I've had a hankering to do some serious knitting for the last few months, but always felt exhausted at the prospect of thinking about swatching, thinking about the stitch math, and following a pattern. These days my brain just seems to be so full of other things that figuring out one more thing is just not possible. So last weekend before I left on a road trip, I took the plunge and started an afghan with pattern #5 from the "Done by Monday Afghan" booklet.
A friend of my mother's friend was a hand spinner in Maryland and sent her several large boxes of handspun skeins a few years ago. My mother graciously handed them off to me so that "I wouldn't have to buy any yarn." (I don't think she considered that hunting for the perfect boutique quality yarn is part of the knitting fun.) I am using this hand spun yarn held double and knit with size 13 needles to achieve an rustic chunky blanket. As with most hand spun, there are lots of tiny straw pieces still falling out while I knit, adding to the country charm.
I think the hand spinner went to fiber fairs to sell her product. Every single skein has a personalized, hand written tag attached. The yarn I am using was from a Romney ewe named Rachel. This information makes the product so much more personal. I wish I had a picture of the sheep! Something to keep in mind when we get around to selling our own yarns soon.
I am so happy that I decided mindless knitting is OK for this fall. Knitting just a little bit in a spare minute or two has made me so much more relaxed and grateful. It's a good lesson that I don't have to always over achieve in all areas all the time. This giant blanket will be be most impressive when finished and no one needs to be any wiser that it was easy. Nor does it have to be done by Monday, at least not one in the near future. There are several friends getting married soon, so this project might actually turn out to be a fun gift too. Bonus!
We lost our youngest alpaca early this morning. The vet came out to do an autopsy and found nothing out of the ordinary, which gives us great comfort that we didn't make a misstep in his care. But it does make us wonder what happened.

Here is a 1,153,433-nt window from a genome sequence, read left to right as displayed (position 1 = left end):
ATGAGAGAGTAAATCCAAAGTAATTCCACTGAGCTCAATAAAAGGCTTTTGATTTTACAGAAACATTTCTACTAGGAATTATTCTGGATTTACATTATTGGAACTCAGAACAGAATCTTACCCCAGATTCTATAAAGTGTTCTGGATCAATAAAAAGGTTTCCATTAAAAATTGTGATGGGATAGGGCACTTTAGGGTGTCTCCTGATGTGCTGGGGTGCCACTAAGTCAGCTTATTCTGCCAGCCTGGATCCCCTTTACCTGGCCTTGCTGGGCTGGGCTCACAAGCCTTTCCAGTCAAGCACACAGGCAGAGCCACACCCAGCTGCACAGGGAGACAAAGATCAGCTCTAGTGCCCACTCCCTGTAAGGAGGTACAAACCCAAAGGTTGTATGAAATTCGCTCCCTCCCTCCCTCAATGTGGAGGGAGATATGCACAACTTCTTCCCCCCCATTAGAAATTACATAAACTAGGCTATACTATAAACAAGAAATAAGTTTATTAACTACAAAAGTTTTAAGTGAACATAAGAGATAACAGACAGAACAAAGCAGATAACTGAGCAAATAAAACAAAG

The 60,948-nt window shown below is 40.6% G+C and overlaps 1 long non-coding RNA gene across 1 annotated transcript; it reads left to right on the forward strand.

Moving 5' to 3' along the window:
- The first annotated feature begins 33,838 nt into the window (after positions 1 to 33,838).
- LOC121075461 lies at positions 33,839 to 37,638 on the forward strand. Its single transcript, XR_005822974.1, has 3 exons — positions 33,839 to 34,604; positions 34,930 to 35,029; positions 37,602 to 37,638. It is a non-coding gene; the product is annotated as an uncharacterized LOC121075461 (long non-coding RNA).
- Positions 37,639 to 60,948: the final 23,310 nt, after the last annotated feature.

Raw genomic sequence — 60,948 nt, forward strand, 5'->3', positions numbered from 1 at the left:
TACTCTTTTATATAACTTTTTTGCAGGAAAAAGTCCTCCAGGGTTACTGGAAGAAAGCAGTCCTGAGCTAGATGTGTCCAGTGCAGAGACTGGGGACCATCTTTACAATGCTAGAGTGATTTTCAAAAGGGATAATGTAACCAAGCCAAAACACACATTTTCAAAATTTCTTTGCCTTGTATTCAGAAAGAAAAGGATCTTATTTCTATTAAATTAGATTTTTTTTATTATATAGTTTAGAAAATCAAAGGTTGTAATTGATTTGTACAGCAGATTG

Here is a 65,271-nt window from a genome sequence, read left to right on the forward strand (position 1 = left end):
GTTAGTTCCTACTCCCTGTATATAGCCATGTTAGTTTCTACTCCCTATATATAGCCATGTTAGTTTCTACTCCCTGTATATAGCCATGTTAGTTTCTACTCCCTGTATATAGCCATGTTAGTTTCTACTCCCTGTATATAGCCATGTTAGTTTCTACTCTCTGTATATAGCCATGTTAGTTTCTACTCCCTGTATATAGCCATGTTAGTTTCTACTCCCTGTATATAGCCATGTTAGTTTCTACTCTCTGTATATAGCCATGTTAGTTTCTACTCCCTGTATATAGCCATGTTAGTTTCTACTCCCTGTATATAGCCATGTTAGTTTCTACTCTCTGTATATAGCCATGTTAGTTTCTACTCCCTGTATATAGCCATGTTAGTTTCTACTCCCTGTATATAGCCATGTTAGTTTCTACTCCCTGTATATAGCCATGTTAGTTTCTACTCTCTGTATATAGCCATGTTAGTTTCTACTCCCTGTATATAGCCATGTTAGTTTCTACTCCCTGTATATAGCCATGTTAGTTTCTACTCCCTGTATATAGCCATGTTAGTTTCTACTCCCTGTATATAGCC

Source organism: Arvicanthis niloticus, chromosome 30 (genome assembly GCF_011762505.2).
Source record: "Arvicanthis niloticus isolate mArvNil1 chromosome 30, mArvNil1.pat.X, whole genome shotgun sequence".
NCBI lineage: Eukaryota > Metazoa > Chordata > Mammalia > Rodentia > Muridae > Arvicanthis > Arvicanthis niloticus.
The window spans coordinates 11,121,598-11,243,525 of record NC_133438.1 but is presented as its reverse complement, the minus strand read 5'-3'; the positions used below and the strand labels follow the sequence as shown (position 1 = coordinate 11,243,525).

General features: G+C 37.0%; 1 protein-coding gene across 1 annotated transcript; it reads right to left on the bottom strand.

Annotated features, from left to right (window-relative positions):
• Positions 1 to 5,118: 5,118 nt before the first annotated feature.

Leven as a cria with his mom, Greta.
We will miss his sprightly prancing, bullying his brother Dark Star, playful attention, curiosity, slight skittishness, and racing around the pasture.
Three years was not nearly enough time with you. You were our fun and adventurous alpaca. Rest in peace, Leven.
I know I am currently overly obsessed with the turkeys and should probably rename the blog something akin to "The Fairest Foul." The turkeys are definitely sucking the media space on the blog right now, kind of like Trump is always on TV these days. Trump Turkeys.
The turkeys are now released into their outdoor enclosure. They are enjoying their time out on pasture. Big adventures are keeping them very busy.
The only problem is bedtime when they insist on laying right next to edge of the cage where a raccoon could easily reach in and strangle them. So we are putting them back into their little cage that is not near the edge of the enclosure.
Today we visited some farmers nearby who have Southdown babydoll sheep. They are quite possibly the cutest sheep I have ever seen.
After we get our dead Ash trees removed, we may decide to get a few. This little brown one was particularly adorable.
Nothing like a tiny, friendly sheep to make your day perfect. I'm up for that adventure!
And maybe now that I have blogged about sheep, I can put together a post about a finished project. A project that was finished three months ago. Stay tuned...